How the Brain Learns to Read
Reading is a relatively new cultural development. While there were some people who could read dating back to the invention of writing during the 4th millennium BC, it was not until after the Industrial Revolution in the 1800’s that large numbers of the population in many countries learned to read. The human brain did not evolve to be able to read the way it did for spoken language. In order to read, the brain has to learn to re-purpose brain functions that were developed over thousands of years for other, more basic needs. Dehaene (2009) describes it this way:
“The brain circuitry inherited from our primate evolution is co-opted to the task of recognizing printed words – the brain’s existing neural networks are “recycled” for reading. Because of something called brain plasticity, during brain development a range of brain circuits can adapt for new uses. When we learn a new skill such as reading, we recycle some of our old brain circuits.”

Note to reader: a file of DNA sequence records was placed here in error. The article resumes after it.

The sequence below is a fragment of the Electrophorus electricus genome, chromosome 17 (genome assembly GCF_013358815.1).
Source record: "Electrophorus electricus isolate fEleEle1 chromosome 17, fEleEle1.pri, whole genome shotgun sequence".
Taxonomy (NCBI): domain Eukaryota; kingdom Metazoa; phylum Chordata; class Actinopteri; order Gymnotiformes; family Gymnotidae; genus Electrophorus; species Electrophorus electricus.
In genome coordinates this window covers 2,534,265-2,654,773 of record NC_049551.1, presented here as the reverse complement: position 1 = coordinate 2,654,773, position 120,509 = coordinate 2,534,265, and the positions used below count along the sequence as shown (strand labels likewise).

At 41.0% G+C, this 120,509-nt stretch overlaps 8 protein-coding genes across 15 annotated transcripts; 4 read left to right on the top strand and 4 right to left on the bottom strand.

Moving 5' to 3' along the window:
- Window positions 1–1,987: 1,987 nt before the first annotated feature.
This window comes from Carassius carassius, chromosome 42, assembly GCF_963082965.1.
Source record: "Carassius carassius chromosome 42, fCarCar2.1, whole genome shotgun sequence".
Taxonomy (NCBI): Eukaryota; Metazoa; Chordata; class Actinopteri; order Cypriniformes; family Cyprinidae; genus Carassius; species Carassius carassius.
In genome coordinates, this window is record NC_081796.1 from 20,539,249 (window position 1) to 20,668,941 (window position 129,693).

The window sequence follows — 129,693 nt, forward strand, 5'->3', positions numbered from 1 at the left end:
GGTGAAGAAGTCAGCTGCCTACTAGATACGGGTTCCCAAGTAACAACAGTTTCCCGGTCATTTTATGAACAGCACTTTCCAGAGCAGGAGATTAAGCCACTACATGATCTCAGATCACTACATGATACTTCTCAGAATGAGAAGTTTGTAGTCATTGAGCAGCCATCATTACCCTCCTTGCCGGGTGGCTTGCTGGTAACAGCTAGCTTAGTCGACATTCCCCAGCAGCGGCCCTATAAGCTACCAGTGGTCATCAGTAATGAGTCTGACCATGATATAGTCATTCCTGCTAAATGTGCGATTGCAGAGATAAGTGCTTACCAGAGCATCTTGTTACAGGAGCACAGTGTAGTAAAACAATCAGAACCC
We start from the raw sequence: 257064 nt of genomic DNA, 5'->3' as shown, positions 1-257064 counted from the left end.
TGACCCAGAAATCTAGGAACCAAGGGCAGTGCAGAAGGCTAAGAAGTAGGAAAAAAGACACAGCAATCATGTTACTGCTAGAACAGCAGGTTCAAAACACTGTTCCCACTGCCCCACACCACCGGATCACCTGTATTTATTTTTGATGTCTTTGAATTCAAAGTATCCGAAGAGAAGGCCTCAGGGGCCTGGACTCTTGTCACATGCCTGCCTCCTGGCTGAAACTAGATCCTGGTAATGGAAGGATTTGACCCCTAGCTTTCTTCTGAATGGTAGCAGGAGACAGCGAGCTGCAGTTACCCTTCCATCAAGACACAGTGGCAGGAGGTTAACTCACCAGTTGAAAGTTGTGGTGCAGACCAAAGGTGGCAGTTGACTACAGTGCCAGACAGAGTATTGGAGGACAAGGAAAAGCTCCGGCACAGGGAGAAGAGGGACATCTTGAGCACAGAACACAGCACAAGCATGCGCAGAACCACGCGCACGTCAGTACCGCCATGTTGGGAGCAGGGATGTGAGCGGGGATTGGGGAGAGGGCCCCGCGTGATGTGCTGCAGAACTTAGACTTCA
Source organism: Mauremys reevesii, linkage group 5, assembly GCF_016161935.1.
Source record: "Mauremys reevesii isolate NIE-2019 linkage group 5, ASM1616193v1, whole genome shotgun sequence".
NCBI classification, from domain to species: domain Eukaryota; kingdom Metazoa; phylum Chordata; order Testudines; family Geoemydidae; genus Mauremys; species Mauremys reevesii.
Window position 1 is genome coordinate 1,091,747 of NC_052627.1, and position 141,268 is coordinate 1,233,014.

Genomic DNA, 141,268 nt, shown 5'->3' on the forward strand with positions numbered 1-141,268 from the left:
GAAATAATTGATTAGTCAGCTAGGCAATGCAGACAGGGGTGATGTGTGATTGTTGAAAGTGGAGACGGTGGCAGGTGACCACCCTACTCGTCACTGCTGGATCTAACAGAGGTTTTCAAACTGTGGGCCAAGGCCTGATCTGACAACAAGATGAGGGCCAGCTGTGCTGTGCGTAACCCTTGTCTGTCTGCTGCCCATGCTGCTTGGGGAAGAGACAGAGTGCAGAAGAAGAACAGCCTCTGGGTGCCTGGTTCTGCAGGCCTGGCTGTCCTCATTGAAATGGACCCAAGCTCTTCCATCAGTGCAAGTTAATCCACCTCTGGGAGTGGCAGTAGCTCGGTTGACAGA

What parts of the brain are involved in reading?
There is no specific place in the brain that we use to read. Reading involves multiple processes that tap into different regions of the brain. Advances in neuroscience since the 1980’s have enabled scientists to unravel the principles underlying the brain’s reading circuits. Brain imaging using Functional Magnetic Resonance Imaging (FMRI) enables researchers to create images that reveal information about brain anatomy and activity while reading. It reveals the parts of the brain that activate when we read.